Skip to main content

Adventure Photography

Lesson 24 of 32

Big Sur: Sunrise Portraits

Lucas Gilman

Adventure Photography

Lucas Gilman

Starting under


Get access to this class +2000 more taught by the world's top experts

  • 24/7 access via desktop, mobile, or TV
  • New classes added every month
  • Download lessons for offline viewing
  • Exclusive content for subscribers

Lesson Info

24. Big Sur: Sunrise Portraits

Lesson Info

Big Sur: Sunrise Portraits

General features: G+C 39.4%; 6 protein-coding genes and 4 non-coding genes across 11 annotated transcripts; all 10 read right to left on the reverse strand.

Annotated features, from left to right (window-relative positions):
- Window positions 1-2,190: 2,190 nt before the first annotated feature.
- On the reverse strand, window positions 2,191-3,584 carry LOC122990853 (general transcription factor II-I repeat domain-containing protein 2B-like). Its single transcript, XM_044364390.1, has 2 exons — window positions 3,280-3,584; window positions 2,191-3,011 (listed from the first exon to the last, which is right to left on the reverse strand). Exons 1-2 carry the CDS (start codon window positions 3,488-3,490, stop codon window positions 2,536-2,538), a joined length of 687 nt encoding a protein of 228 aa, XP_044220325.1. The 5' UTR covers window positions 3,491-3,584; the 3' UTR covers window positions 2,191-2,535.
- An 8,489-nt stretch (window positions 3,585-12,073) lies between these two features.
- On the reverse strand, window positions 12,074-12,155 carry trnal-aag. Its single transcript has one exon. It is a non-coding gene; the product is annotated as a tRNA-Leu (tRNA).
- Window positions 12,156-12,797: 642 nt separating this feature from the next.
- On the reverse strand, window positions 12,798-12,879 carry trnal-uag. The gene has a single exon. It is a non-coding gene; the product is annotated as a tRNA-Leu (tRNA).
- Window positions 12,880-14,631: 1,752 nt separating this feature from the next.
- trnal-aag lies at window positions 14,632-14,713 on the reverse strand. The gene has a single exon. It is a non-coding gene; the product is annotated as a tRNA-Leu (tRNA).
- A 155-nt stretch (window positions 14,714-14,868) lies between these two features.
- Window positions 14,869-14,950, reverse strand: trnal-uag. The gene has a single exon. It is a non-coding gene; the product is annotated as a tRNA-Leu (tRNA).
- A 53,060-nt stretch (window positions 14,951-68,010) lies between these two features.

Look it's really great stuff being able to watch you right there on location on the beach doing your thing on dh we're goingto about q set up our next video for us yeah, so we've gone out, we're on the beach, we've used a couple strobes were for steadily progressing from using available light to now we're using strobes in to enhance our photos. What we're going to do now is use some light modifier specifically that sameera thirty six inch octa box, which you guys saw this morning one of my go to because it fits in a backpack lightweight, etcetera, etcetera, but we're going to go and we're going to start doing some athlete portrait ce which again, I want to reiterate this a soft box this big eyes not a soft light source unless it's relatively close to the subject, so again, it's the size of the light source in comparison to the distance so if you have a very little soft box that's all you have in your kit, you don't have to go out and buy a big soft box, but you just need to remember th...